This has been the worst year on the JSE since the 2008 global financial crisis. Unless something extraordinary happens in the next few weeks, 2018 will be the first year in a decade that the market has delivered a negative total return.
Even through the lean period since 2014, the FTSE/JSE All Share Index (Alsi) has at least managed to eke out a positive performance each calendar year. The return of 2.6% in 2016 was, until now, the lowest figure since the drop to -23.2% in 2008.
It is worth bearing in mind, however, that the positive return in 2016 was entirely due to dividends. Without them, the Alsi actually fell from 51 324 to 50 653 over the course of the year.
There is a slightly longer term story here too. Over the last five years, reinvesting dividends would have been responsible for more than half of the return from the local market.
Where there is still growth
Figures provided by Johan Gouws, head of institutional consulting at Sasfin Wealth, show that without dividends the Alsi would have grown just 18.75% in total since 2013. Adding dividends into the equation lifts that total growth to 37.7%.
As Dave Mohr and Izak Odendaal from Old Mutual Multi-Managers noted last week, it is also significant that even as share prices have struggled over the last few years, dividends have still grown.
“At an index level, dividends have grown 14% per year over the past 20 years,” Mohr and Odendaal pointed out. “The most recent five-year period, with weak commodity prices and a tough domestic economy, has still seen dividends grow 8% per year.”
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According to FTSE Russell, the dividend yield on the Alsi was at 3.64% at the end of November. That is near historical highs. The yield on the market was at 4.1% when it bottomed in 2013.
As the table below shows, even if dividends grow at just 10% per year from here, the nominal value of the yield from a R1 000 investment in the Alsi will almost match the yield of 6.5% one could currently get from a money market account within six years.
|Dividend yield versus money market yield|
|Year 1||R1 000.00||R36.40||R1 000.00||R65.00|
|Year 2||R1 000.00||R40.04||R1 000.00||R65.00|
|Year 3||R1 000.00||R44.04||R1 000.00||R65.00|
|Year 4||R1 000.00||R48.45||R1 000.00||R65.00|
|Year 5||R1 000.00||R53.29||R1 000.00||R65.00|
|Year 6||R1 000.00||R58.62||R1 000.00||R65.00|
|Year 7||R1 000.00||R64.48||R1 000.00||R65.00|
|Year 8||R1 000.00||R70.93||R1 000.00||R65.00|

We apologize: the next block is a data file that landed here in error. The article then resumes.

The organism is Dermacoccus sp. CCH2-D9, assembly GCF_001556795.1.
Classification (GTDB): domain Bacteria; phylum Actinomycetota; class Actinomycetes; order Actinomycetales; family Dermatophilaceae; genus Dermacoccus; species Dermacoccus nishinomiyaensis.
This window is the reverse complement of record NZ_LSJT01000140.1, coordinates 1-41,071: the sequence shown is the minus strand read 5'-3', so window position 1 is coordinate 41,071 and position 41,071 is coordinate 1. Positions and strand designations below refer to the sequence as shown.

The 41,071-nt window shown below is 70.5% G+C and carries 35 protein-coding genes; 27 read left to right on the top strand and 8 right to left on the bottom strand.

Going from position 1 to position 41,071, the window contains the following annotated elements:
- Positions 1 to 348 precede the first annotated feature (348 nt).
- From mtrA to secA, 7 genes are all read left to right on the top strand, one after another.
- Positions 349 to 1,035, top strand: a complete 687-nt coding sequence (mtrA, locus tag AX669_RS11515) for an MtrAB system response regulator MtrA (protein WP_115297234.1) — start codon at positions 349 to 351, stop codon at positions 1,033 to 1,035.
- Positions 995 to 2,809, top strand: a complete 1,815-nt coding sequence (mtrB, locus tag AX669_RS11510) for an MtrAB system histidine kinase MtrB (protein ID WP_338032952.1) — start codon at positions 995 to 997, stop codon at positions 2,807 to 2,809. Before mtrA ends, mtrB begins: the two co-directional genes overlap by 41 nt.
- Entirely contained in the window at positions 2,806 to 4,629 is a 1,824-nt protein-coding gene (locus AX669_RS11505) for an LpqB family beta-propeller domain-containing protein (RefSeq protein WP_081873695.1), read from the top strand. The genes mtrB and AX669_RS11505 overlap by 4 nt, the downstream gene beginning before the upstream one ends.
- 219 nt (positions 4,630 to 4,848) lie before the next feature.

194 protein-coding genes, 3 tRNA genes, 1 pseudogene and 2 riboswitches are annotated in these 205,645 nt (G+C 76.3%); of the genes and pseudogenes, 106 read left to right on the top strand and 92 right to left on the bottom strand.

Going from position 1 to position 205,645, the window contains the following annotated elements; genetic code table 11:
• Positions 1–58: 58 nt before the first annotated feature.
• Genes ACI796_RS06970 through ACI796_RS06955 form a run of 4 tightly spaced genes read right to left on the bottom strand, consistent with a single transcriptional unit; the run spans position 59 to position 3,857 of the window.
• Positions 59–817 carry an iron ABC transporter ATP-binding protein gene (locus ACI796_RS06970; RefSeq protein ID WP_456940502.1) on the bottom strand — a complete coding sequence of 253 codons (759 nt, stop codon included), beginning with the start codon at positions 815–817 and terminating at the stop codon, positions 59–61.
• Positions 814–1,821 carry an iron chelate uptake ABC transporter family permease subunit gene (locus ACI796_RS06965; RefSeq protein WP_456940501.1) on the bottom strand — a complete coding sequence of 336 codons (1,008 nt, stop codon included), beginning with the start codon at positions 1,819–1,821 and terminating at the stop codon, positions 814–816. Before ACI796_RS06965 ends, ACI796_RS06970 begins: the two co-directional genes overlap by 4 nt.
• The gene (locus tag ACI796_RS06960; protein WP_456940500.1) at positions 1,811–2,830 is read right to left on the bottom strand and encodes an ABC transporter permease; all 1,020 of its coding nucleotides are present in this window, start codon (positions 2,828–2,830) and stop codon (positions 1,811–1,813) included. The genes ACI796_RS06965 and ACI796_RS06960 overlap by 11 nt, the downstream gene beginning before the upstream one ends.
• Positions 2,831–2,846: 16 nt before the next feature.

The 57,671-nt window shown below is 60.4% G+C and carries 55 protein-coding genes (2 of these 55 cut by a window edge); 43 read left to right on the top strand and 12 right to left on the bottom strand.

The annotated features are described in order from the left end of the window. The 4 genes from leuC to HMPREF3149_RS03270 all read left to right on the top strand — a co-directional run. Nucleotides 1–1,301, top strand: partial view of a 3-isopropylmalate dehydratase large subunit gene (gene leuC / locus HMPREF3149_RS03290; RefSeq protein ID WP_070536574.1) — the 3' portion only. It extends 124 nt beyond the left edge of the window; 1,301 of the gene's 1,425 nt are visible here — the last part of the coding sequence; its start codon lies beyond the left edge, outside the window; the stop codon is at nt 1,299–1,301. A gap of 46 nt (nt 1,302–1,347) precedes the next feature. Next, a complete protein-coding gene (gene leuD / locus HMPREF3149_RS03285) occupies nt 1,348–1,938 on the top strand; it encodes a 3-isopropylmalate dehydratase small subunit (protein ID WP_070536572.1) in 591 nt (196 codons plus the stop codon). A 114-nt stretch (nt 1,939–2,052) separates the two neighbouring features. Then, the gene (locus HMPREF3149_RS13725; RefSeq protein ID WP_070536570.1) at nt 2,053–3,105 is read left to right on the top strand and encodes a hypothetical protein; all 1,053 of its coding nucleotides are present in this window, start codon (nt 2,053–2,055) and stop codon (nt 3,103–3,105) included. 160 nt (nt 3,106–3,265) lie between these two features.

Regardless of where share prices go, if you are reinvesting those dividends, you are buying more shares, and therefore increasing the yield you receive. Essentially, you are compounding your return using the cash that companies are paying out to shareholders.
The bigger picture
The impact of this is even greater when one removes the biggest contributors to market performance in recent years. Over the past three years, the Alsi has grown 5.99% at an index level, excluding dividends. However, if one strips out the contributions of Naspers, Richemont, Anglo American, BHP Billiton, Sasol and Mondi, everything else is actually -5.03% down.
Reinvesting dividends changes that picture. Even stripping out those top performers, the Alsi is positive over the last three years when dividends are reinvested.
The graphs and tables below illustrate the impact of dividends in more detail.
Dividends have therefore clearly been a saviour for local investors, but it’s not only on the JSE where they play such a significant role. Earlier this year, global asset manager Schroders looked at the impact of dividends on returns from the MSCI World Index over the last 25 years.
“If you had invested $1 000 on 1 January 1993 in the MSCI World, the capital growth would have produced a notional return of $3 231 by 7 March 2018,” Schroders noted. “Annually, that represents a growth rate of 5.9%.”
This figure almost doubles when dividends are taken into account.
“By reinvesting all dividends, the same $1 000 investment in the MSCI World would have produced a notional return of $6 416, representing annualised growth of 8.3%.”
That difference of 2.4% a year compounded over 25 years is meaningful.
“Dividend reinvestment is one of the most powerful investment tools available,” noted Schroders fund manager Nick Kirrage. “As our research shows, the potential difference to the rate of return [that] dividend reinvestment makes could be substantial. Over time, those seemingly small amounts reinvested can grow into much bigger sums if you use them to buy even more shares that pay dividends in turn.”